The McLean House front porch is closed, but the house remains open.
The front porch of the McLean House is being renovated requiring entry into the house through the back door.
Lula McLean's Rag Doll
Lula McLean's Rag Doll
My name is long since forgotten; folks just call me the "Silent Witness" now. I am famous, and well taken care of but it's not the same as being loved. It all seems so long ago, back before the "late unpleasantness", when Lula and I would play for hours in the big house at Manassas.
Lula McLean was seven years old the last time I saw her; she always said I was her baby. In the spring of 1861 things started to change in Virginia. Lula's parents said the Yankees were coming and we would have to leave our beautiful home. I didn't know what Yankees were, but I found out four years later.
We had to move to a smaller house in a little town called Appomattox Court House . Lula's daddy said we would be safe in our new house until the war was over. He didn't know that General Lee and the whole Confederate Army of Northern Virginia would show up on our doorstep to end the war. April 9th, 1865 is a date I will never forget. That was the last time I ever saw my Lula.
I was in the parlor on the sofa where she told me to wait when Lula's daddy came in with a tall man in a gray suit and shiny brass buttons. The man thanked Mr. McLean and told him the parlor would be fine. It wasn't long before another man in a gray suit arrived, accompanied by a dark haired man in a blue suit with more of the shiny buttons. The second man, who I later learned was General Lee, reminded me of Lula's kindly grandfather, but he appeared to be somewhat sad as he sat down in the large cane backed chair.
Before long, I heard lots of horses and then a man in a muddy blue suit came in and began talking to General Lee. The man was the Yankee chief, Grant, and he invited more blue men into the room. I heard General Lee tell him that the terms were generous and his men needed food. Grant said he would send some. General Lee shook his hand and left, and not long after Grant left also. That was the surrender.
When General Grant left the house his blue men started joking and laughing. Some of them tried to buy the parlor furniture. Some of them did not even offer to pay. One of the blue men picked me up and called me the "Silent Witness" to the surrender - so that's how I got my new name.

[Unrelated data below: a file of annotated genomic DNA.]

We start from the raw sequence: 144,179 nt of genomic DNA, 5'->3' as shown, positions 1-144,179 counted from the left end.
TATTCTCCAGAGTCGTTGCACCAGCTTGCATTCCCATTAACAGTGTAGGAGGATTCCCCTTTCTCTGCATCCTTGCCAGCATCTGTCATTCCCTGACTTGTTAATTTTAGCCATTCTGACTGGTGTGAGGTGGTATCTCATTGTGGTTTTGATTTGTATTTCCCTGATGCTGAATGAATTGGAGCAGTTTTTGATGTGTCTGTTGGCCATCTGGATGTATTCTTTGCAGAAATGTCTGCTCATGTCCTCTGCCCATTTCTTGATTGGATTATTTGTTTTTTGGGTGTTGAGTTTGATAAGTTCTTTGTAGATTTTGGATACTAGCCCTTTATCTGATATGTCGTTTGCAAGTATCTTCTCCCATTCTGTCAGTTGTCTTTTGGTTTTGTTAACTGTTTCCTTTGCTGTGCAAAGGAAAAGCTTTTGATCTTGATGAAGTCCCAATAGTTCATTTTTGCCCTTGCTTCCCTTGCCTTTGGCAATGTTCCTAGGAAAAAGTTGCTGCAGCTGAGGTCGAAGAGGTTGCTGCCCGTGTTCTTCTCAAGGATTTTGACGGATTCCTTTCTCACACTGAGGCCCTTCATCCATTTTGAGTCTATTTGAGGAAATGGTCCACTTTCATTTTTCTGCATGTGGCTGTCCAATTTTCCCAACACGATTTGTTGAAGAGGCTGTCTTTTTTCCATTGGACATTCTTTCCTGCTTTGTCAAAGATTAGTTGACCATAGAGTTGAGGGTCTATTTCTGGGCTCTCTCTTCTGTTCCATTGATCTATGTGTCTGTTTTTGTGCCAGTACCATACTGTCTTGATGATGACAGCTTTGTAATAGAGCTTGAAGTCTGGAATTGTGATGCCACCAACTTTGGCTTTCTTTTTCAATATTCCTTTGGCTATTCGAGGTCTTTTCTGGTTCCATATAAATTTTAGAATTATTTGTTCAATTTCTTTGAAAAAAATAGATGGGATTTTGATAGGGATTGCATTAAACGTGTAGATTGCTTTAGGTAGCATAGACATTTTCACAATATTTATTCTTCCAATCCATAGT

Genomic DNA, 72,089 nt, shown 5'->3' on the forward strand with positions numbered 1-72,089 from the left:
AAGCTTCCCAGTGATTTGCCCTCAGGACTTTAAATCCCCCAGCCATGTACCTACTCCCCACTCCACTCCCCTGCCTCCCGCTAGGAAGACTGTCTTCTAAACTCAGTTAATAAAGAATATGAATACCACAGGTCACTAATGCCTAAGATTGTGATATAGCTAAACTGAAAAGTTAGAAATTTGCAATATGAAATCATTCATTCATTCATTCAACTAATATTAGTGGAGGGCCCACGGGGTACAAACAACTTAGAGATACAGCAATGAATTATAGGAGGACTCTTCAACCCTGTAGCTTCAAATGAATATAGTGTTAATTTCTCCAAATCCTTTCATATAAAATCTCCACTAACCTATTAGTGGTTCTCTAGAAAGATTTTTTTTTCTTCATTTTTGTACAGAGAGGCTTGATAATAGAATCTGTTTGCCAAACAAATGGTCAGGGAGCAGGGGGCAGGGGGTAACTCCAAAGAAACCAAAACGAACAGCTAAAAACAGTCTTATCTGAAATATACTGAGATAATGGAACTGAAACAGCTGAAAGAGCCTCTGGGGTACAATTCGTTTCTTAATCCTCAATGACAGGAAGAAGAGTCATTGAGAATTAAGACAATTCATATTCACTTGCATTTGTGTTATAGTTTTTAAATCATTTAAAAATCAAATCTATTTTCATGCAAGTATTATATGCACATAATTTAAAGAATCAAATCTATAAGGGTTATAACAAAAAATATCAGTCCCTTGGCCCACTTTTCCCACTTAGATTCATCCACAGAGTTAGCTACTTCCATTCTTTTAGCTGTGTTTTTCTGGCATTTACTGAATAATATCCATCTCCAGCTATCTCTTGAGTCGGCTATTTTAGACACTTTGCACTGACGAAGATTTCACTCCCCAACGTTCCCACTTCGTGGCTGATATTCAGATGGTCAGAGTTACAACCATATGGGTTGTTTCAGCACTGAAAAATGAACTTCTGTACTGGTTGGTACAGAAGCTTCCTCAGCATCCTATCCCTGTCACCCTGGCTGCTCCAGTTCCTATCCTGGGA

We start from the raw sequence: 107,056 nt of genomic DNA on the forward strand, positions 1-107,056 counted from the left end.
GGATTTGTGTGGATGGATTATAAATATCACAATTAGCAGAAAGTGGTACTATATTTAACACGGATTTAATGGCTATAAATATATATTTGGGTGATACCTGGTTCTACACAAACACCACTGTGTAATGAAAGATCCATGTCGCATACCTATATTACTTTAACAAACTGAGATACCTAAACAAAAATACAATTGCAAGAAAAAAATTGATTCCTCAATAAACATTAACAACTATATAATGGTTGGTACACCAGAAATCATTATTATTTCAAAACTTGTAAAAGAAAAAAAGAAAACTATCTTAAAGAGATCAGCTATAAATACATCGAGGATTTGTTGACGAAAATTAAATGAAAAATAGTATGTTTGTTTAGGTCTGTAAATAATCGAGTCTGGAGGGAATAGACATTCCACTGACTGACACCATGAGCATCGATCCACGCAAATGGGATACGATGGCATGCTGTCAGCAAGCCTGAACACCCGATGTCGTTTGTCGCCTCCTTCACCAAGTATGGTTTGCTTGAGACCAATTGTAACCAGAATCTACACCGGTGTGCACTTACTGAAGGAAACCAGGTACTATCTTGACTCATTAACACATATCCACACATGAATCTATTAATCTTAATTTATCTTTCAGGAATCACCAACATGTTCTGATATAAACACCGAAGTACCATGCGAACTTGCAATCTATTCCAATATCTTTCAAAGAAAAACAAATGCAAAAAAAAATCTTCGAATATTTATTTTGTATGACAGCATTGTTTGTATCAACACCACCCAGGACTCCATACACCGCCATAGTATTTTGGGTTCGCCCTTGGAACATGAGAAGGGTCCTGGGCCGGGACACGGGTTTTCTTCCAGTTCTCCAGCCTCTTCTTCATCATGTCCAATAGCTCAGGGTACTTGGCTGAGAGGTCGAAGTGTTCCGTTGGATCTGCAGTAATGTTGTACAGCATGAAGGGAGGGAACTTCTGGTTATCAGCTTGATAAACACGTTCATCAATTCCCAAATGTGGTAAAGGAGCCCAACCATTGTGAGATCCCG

They all laughed again and he threw me across the room at a man, called Michael Sheridan. Then I was thrown again at another man who turned out to be an officer on General Phillip Sheridan's staff. I had never been treated that way before, except once by Lula's brother John Wilmer - and her daddy soon took care of that. The blue staff officer, Captain Moore, stuffed me in his coat pocket and carried me off to to his home in New York. He must have been very proud of me because he showed me to all of his guests. I had my own little glass case with a brass plaque and was kept on the mantle in his library. After Captain Moore died, his children took care of me and continued to show me to all of their guests for years. I suppose that I never would have made it to this ripe old age without the care of the Moores, but poor Lula must have wondered whatever became of me. Finally, a hundred and twenty years later a kind lady sent me home to Virginia.
Lula is long gone, our house was dismantled and reconstructed, the whole town of Appomattox Court House is a National Park, and I am famous. I am in a museum and visited by hundreds of people every day, but my favorites are the children.
Did You Know?
In the week between evacuating Richmond on April 2nd and arriving in Appomattox on April 8th, Lee’s Confederate forces lost half their numbers, from roughly 60,000 men to about 30,000.